Reopening Church Doors Too Soon Has Cost This Pastor His Life From Covid19

 A Biloxi church has went back to virtual services after several members of the congregation tested positive for coronavirus, including the church’s long-time pastor, who died. Leadership at Biloxi...

 A Biloxi church has went back to virtual services after several members of the congregation tested positive for coronavirus, including the church’s long-time pastor, who died.

Leadership at Biloxi River Baptist Church decided to revert back to online church services after several in the congregation tested positive for COVID-19.

“The coronavirus is very real. We took precautions, we opened up about the same time everyone else did, around May 31,” said youth pastor Josh McDaniel. “Took precautions, still socially distanced ourselves, and it got worse. We started having people diagnosed with it. So we went back to virtual.”

Less than a week ago, the church’s longtime pastor Bro. Allen Smith succumbed after being diagnosed with coronavirus earlier this month.

Bro. Allen Smith died from COVID-19 after being diagnosed with the virus earlier this month.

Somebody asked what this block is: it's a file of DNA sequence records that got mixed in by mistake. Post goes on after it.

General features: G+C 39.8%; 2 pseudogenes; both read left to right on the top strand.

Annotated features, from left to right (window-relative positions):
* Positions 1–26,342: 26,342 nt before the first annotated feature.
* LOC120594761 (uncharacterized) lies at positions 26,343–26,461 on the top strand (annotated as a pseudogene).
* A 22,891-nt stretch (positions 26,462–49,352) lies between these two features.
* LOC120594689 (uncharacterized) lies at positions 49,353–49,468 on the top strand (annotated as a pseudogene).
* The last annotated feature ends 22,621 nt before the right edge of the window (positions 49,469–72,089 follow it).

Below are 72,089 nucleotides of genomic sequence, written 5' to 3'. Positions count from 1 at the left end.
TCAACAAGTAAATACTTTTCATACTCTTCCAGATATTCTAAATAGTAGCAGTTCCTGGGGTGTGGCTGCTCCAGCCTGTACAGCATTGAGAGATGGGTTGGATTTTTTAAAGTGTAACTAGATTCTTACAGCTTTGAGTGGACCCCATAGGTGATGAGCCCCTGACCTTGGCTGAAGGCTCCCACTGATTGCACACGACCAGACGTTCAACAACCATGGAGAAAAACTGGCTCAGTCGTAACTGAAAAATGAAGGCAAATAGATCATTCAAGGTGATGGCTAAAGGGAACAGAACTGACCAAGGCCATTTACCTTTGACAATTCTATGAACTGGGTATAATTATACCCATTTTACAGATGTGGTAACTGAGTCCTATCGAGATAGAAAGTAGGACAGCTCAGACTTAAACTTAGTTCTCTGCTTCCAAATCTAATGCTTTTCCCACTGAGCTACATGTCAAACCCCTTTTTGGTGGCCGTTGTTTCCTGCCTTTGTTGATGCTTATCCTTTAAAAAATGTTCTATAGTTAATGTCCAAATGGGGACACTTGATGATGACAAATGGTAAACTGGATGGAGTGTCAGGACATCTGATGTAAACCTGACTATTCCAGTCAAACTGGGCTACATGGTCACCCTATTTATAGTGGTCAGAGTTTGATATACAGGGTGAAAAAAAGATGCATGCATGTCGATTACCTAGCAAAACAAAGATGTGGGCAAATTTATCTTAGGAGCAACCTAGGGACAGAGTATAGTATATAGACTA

Bro. Allen Smith died from COVID-19 after being diagnosed with the virus earlier this month. (Source: Riemann Funeral Home)

McDaniel says the pastor’s death hit the congregation hard. Bro. Allen had served as the church’s lead pastor since the 1980s.

“We are all heartbroken. We will for sure miss his guidance and his leadership, but one thing we know is he is in glory right now with his Savior so we are thankful for that,” McDaniel said.

Another church member, Bro. Bob Tapper is currently on a ventilator battling COVID-19 at the VA Hospital. Tapper’s wife, Lou, was able to recover at home.

Others who have contracted the virus have recovered or are in the process of recovering. However, McDaniel says, for now, church services will continue online only to minimize the risk that anyone else at the small church will get sick.

Biloxi River Baptist
Biloxi River Baptist (Source: Picasa)

“We’ve been doing live services through the Facebook page, and there’s just a handful – two, three people – that come on Sundays and Wednesdays,” said McDaniel. “We get live coverage going on our Facebook page, and we will continue to do that until we see fit and they tell us it’s safe to come back as a congregation.”

Safety as a congregation is now key for members of Biloxi River Baptist.

“I’m almost certain that every one of our members here is taking it more seriously now than maybe they did before because like I said, it hit home,” said McDaniel.

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